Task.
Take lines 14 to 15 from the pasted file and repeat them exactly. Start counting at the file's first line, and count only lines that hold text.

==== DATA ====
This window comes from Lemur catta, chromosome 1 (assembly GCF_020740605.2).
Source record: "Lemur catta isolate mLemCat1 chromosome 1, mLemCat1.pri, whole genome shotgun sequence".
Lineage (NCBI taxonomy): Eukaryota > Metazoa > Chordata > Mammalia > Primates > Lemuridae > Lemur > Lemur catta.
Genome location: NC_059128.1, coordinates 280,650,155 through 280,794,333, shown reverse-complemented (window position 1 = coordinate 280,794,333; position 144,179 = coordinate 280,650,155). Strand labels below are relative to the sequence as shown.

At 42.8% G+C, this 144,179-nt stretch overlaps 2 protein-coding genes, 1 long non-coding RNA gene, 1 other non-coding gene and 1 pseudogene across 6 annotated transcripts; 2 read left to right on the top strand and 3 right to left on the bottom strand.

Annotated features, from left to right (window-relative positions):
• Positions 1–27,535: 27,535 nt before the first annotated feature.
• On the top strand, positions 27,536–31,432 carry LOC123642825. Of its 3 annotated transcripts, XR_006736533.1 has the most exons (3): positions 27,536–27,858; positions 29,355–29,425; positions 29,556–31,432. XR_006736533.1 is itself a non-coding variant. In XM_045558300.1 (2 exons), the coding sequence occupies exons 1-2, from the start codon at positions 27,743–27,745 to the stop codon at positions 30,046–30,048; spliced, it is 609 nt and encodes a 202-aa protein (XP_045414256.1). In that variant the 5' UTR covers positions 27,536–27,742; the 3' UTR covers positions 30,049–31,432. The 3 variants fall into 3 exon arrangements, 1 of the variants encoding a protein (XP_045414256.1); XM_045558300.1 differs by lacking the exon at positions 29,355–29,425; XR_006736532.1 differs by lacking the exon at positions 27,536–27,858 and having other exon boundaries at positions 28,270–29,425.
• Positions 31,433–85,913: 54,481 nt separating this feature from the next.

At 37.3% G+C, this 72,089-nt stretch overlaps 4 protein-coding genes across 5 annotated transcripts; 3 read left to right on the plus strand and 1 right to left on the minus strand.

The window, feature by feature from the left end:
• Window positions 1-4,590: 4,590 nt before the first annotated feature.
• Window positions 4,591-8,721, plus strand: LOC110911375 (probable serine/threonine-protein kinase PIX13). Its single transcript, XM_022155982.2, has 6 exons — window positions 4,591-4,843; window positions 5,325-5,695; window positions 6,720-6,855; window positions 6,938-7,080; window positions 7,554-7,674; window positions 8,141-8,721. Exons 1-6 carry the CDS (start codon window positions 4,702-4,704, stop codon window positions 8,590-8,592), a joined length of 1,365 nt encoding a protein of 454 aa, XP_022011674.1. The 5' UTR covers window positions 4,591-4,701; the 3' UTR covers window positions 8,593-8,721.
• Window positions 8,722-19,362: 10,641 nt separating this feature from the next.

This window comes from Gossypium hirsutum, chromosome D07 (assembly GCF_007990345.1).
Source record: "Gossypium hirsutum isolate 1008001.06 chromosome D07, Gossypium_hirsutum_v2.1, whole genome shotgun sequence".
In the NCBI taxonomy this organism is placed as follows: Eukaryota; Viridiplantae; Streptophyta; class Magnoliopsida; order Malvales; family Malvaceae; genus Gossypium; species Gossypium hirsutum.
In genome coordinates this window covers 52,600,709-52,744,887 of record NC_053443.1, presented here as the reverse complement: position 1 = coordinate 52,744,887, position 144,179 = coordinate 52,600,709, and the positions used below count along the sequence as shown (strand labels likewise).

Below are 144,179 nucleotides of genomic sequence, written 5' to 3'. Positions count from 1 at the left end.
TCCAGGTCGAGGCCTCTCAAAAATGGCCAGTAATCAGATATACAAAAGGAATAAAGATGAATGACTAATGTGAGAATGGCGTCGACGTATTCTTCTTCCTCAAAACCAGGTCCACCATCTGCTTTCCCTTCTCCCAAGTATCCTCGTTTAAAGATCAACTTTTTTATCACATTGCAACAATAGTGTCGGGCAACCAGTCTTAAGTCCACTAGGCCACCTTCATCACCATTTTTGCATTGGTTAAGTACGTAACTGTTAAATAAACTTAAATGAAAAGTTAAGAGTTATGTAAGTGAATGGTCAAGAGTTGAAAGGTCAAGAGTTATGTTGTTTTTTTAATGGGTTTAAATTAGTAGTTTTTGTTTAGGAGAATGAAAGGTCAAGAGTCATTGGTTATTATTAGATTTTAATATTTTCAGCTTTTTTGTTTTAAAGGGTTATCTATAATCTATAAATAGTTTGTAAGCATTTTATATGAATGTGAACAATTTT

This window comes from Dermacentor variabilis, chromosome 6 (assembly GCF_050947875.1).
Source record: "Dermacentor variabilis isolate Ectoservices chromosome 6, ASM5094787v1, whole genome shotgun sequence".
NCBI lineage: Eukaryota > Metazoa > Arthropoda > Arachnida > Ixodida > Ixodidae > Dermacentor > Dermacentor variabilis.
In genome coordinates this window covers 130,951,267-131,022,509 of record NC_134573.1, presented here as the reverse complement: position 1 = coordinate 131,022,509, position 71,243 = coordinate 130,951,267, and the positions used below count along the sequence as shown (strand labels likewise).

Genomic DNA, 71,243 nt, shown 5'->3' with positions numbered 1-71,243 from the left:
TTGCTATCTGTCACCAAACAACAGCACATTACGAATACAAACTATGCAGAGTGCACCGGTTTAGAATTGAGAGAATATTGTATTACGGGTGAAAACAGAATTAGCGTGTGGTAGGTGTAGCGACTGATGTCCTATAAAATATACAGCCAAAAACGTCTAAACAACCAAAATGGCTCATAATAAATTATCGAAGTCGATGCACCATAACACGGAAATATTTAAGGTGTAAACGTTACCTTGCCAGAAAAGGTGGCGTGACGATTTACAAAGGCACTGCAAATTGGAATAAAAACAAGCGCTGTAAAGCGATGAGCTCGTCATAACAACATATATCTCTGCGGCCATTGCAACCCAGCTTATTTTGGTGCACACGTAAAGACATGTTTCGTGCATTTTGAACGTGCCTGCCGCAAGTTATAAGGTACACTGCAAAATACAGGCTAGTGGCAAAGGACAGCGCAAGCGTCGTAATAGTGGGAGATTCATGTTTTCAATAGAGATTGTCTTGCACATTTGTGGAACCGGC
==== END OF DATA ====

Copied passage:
• Window positions 8,722-19,362: 10,641 nt separating this feature from the next.

This window comes from Gossypium hirsutum, chromosome D07 (assembly GCF_007990345.1).